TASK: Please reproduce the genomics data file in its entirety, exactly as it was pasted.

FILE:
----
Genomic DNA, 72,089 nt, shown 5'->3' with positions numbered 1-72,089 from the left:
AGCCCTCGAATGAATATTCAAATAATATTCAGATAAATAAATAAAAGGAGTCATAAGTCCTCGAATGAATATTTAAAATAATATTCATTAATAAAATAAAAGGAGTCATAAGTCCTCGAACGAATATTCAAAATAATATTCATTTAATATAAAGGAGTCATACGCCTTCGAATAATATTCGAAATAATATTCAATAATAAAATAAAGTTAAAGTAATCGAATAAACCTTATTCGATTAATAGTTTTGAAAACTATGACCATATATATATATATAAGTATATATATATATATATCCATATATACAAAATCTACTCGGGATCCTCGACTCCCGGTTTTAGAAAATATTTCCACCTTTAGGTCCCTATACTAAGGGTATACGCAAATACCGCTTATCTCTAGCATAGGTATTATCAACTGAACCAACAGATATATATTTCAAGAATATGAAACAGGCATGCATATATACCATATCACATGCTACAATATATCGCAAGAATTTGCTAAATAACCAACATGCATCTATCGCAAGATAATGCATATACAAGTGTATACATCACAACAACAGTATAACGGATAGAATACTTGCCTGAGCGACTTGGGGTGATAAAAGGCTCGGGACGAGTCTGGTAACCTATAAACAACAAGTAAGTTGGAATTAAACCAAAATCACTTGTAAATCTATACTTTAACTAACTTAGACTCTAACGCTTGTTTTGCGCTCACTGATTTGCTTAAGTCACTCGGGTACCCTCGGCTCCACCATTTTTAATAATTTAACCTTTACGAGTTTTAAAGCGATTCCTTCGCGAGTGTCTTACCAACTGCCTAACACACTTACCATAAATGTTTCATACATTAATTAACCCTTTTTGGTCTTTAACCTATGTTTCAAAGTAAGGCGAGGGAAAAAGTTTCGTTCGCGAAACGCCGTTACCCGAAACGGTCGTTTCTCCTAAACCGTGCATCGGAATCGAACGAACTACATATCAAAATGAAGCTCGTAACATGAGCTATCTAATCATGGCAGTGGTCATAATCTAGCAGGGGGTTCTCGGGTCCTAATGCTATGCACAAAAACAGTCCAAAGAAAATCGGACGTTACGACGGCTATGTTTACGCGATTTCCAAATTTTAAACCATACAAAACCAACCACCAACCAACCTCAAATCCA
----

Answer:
Genomic DNA, 72,089 nt, shown 5'->3' with positions numbered 1-72,089 from the left:
AGCCCTCGAATGAATATTCAAATAATATTCAGATAAATAAATAAAAGGAGTCATAAGTCCTCGAATGAATATTTAAAATAATATTCATTAATAAAATAAAAGGAGTCATAAGTCCTCGAACGAATATTCAAAATAATATTCATTTAATATAAAGGAGTCATACGCCTTCGAATAATATTCGAAATAATATTCAATAATAAAATAAAGTTAAAGTAATCGAATAAACCTTATTCGATTAATAGTTTTGAAAACTATGACCATATATATATATATAAGTATATATATATATATATCCATATATACAAAATCTACTCGGGATCCTCGACTCCCGGTTTTAGAAAATATTTCCACCTTTAGGTCCCTATACTAAGGGTATACGCAAATACCGCTTATCTCTAGCATAGGTATTATCAACTGAACCAACAGATATATATTTCAAGAATATGAAACAGGCATGCATATATACCATATCACATGCTACAATATATCGCAAGAATTTGCTAAATAACCAACATGCATCTATCGCAAGATAATGCATATACAAGTGTATACATCACAACAACAGTATAACGGATAGAATACTTGCCTGAGCGACTTGGGGTGATAAAAGGCTCGGGACGAGTCTGGTAACCTATAAACAACAAGTAAGTTGGAATTAAACCAAAATCACTTGTAAATCTATACTTTAACTAACTTAGACTCTAACGCTTGTTTTGCGCTCACTGATTTGCTTAAGTCACTCGGGTACCCTCGGCTCCACCATTTTTAATAATTTAACCTTTACGAGTTTTAAAGCGATTCCTTCGCGAGTGTCTTACCAACTGCCTAACACACTTACCATAAATGTTTCATACATTAATTAACCCTTTTTGGTCTTTAACCTATGTTTCAAAGTAAGGCGAGGGAAAAAGTTTCGTTCGCGAAACGCCGTTACCCGAAACGGTCGTTTCTCCTAAACCGTGCATCGGAATCGAACGAACTACATATCAAAATGAAGCTCGTAACATGAGCTATCTAATCATGGCAGTGGTCATAATCTAGCAGGGGGTTCTCGGGTCCTAATGCTATGCACAAAAACAGTCCAAAGAAAATCGGACGTTACGACGGCTATGTTTACGCGATTTCCAAATTTTAAACCATACAAAACCAACCACCAACCAACCTCAAATCCA